Is it any wonder traditional design is, once again, so beloved? In the hands of talented architects and designers, new homes that are inspired by the past are delivering the soul and updated livability we crave today. Case in point: this recently built Greek Revival style residence imagined and created by designer Hillary Taylor, architect Jon Jang, builder Evergreene Construction and Kappus landscape designer Simriti Schwobe. We’re smitten with the home’s historic character and breathtaking décor showcased in our feature story Time & Again. If you can’t get enough of this delightful estate, the following images offer more of it to savor. Enjoy the tour!

All photos by Lindsay Salazar

Photography by Lindsay Salazar

When imaging this home, the team considered what might have been built in this St. Marys neighborhood location if the early pioneers who came through Emigration Canyon had the funds to build a house in this spot when they arrived in Salt Lake City. They decided on a Greek Revival, which was a popular style of residential architecture from 1820-1850. The central portion of the exterior is constructed with stone selected from states located along the Pioneer Trail.

Photography by Lindsay Salazar

Architect Jon Jang devised a courtyard that would buffer street noise but also provide natural light on multiple sides of the rooms on this home. The reclaimed millstone fountain delivers the soft sound of moving water to the courtyard all summer long. 

Photography by Lindsay Salazar

The front door opens to the historically scaled entry. Deep, splayed window openings, thick walls and raised paneling deliver a sense of solidity and age to the space.

Photography by Lindsay Salazar

Antiques mix with reproductions in the elegant dining room, where Susan Harter wallpaper and a Dennis & Leen chandelier harken to the past.

Photography by Lindsay Salazar

The team designed the kitchen to look as if it were added on to the home over the years. Taylor incorporated reclaimed beams and Richard Marshall custom wood floors. “The floors really tell the story throughout the home and feel softly worn over 100 years versus rustic in an industrial way,” she explains.

Photography by Lindsay Salazar

“We wanted access to the outdoors directly from the kitchen and also to provide a casual dining space that could seat the family,” says Taylor, referring to the light-filled breakfast area. Seating includes a French neoclassic (Louis XVI) reproduction banquette teamed with traditional American Windsor chairs painted white to counter the surrounding stained-wood tones.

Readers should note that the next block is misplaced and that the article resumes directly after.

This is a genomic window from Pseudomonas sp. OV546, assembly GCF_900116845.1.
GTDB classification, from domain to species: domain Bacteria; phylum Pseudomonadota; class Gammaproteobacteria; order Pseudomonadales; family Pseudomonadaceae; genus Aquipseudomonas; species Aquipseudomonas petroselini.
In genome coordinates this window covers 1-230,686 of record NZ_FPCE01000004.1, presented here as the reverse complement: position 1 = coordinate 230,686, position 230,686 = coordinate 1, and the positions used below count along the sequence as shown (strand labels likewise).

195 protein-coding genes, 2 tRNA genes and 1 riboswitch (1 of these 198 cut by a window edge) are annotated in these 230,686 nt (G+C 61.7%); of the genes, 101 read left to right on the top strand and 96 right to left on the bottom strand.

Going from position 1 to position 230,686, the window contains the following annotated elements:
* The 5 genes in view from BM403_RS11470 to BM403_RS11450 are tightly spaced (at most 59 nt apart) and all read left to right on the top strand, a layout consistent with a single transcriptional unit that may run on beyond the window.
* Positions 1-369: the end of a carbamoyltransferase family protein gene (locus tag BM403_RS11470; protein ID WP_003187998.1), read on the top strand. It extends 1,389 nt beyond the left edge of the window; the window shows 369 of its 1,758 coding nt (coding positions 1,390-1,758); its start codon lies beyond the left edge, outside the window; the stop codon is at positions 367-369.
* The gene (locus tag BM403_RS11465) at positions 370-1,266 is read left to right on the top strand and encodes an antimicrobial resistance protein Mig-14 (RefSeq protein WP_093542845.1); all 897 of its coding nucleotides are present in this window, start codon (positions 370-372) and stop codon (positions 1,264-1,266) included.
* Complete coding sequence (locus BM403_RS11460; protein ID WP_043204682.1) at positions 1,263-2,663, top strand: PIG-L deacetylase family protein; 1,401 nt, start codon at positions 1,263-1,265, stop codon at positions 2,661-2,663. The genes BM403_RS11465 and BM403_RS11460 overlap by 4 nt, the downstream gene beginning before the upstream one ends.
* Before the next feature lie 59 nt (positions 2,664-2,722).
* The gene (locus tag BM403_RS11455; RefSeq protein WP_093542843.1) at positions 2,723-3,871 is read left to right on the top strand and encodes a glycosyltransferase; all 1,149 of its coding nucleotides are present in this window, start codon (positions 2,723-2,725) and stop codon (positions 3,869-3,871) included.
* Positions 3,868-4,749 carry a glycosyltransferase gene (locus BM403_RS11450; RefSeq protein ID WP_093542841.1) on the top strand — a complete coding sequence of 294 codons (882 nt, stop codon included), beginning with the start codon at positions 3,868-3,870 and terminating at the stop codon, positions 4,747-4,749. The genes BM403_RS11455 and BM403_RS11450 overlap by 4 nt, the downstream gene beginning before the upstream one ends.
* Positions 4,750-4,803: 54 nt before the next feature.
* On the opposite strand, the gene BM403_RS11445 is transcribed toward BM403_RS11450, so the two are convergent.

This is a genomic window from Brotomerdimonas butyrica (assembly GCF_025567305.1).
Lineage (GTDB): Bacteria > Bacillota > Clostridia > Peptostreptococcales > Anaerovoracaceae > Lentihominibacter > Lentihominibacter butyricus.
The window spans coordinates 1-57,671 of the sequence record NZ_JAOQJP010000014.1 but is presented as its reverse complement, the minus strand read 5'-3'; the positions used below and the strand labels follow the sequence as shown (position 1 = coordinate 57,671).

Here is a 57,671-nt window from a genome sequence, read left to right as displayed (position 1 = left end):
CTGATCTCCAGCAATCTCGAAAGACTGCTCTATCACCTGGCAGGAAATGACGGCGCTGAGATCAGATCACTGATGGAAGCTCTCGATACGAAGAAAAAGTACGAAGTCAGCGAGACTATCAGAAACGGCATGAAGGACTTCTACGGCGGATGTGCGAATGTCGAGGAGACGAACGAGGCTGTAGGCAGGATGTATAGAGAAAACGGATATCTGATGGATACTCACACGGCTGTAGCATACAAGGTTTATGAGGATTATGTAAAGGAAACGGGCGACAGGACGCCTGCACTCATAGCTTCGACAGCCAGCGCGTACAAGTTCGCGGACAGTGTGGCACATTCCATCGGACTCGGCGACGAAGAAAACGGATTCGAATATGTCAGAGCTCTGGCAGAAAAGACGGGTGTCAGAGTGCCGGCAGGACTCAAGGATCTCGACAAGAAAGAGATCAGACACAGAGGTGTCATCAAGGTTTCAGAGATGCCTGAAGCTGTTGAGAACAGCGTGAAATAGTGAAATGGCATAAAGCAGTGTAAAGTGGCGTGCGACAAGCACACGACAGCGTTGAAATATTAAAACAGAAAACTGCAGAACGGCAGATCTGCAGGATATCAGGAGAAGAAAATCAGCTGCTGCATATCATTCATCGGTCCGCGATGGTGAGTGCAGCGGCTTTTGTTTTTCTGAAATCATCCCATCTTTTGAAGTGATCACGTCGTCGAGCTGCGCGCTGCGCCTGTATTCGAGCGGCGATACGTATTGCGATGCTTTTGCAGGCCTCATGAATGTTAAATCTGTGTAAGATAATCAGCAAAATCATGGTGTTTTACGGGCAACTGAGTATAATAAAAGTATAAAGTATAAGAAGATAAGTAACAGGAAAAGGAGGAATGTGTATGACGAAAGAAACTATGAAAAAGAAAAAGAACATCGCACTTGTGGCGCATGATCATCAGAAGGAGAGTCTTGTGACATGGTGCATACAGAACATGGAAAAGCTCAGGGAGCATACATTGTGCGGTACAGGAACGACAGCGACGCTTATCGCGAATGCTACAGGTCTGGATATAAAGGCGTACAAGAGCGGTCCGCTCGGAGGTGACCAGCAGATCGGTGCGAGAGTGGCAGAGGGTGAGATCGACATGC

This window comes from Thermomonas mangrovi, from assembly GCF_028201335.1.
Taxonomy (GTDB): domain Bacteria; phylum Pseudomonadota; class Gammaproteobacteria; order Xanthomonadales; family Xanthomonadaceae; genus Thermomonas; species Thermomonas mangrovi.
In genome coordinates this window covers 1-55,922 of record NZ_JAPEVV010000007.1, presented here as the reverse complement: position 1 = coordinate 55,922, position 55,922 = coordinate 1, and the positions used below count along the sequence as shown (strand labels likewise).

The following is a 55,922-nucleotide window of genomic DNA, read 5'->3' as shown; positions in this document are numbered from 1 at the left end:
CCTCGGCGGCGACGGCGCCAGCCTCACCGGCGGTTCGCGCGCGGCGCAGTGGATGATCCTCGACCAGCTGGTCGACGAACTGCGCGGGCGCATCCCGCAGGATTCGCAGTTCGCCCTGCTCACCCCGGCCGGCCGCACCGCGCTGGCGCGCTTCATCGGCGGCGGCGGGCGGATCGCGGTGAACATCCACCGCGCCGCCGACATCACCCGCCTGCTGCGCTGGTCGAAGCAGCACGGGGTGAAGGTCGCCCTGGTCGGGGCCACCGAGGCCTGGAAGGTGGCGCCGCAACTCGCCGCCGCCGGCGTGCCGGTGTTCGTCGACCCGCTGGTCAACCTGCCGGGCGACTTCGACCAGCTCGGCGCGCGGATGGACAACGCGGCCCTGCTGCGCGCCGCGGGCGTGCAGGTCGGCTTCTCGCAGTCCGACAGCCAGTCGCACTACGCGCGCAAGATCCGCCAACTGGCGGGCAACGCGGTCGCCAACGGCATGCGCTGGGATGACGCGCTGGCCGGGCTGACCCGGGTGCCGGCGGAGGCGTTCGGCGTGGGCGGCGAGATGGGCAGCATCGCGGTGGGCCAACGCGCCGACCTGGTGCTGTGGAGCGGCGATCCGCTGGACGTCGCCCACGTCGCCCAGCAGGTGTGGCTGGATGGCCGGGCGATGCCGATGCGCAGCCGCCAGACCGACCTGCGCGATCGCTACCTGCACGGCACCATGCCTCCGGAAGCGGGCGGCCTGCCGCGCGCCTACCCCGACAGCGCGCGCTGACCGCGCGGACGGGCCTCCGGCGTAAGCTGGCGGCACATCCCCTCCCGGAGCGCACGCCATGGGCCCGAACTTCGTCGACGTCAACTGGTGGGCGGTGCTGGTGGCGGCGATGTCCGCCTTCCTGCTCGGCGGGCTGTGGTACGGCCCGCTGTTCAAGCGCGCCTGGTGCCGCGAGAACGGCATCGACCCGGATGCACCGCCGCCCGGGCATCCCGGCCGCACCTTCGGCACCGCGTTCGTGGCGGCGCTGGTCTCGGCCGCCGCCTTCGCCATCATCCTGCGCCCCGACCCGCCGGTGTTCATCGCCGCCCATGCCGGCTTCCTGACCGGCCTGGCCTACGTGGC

Photography by Lindsay Salazar

This working pantry focuses on function and includes an ice maker, dishwasher, dish storage and work space. Taylor adorned the hardworking room with classic style. “We wanted it a little more dressy since this is the space at the axis of the central enfilade of the home,” she explains. Brass accents, Nero Maquino marble and parquet floors dress the space in timeless beauty.

Photography by Lindsay Salazar

“The silk curtains were embroidered in England and incredibly fabricated by Dennah’s Draperies,” says Taylor, describing the primary bedroom’s window dressings. Diamond-patterned carpet from Stark adds depth and dimension to the space.

Photography by Lindsay Salazar

This beautiful bathroom tucks in the eaves of the home’s second level. “We saved the original Sherle Wagner sink fittings from the original home, and the amethyst levers informed the design of the entire bedroom suite,” Taylor says.  

Photography by Lindsay Salazar

Located at the back of the home, this gathering space opens onto all of the outdoor spaces in the backyard including a pear tree allee, inner courtyard dining area, pool terrace and sunken lawn. The reclaimed beams repeat from those featured in the kitchen and breakfast areas.

Photography by Lindsay Salazar

A charming second-level common area links the children’s bedrooms and provides a space for casual daily interactions. A window seat offers views of the landscape behind the home. Taylor used wallpaper to counterbalance the room’s abundant built-ins and paneling.

Photography by Lindsay Salazar

“Rather than adding a built-in seat in this angular alcove, Taylor chose a free-standing chaise that provides curved lines “that add contrast and bring energy to this hallway detail.” She adds, “The embroidered pillows are fresh and feel natural without being too feminine.”


Tour the entire home here.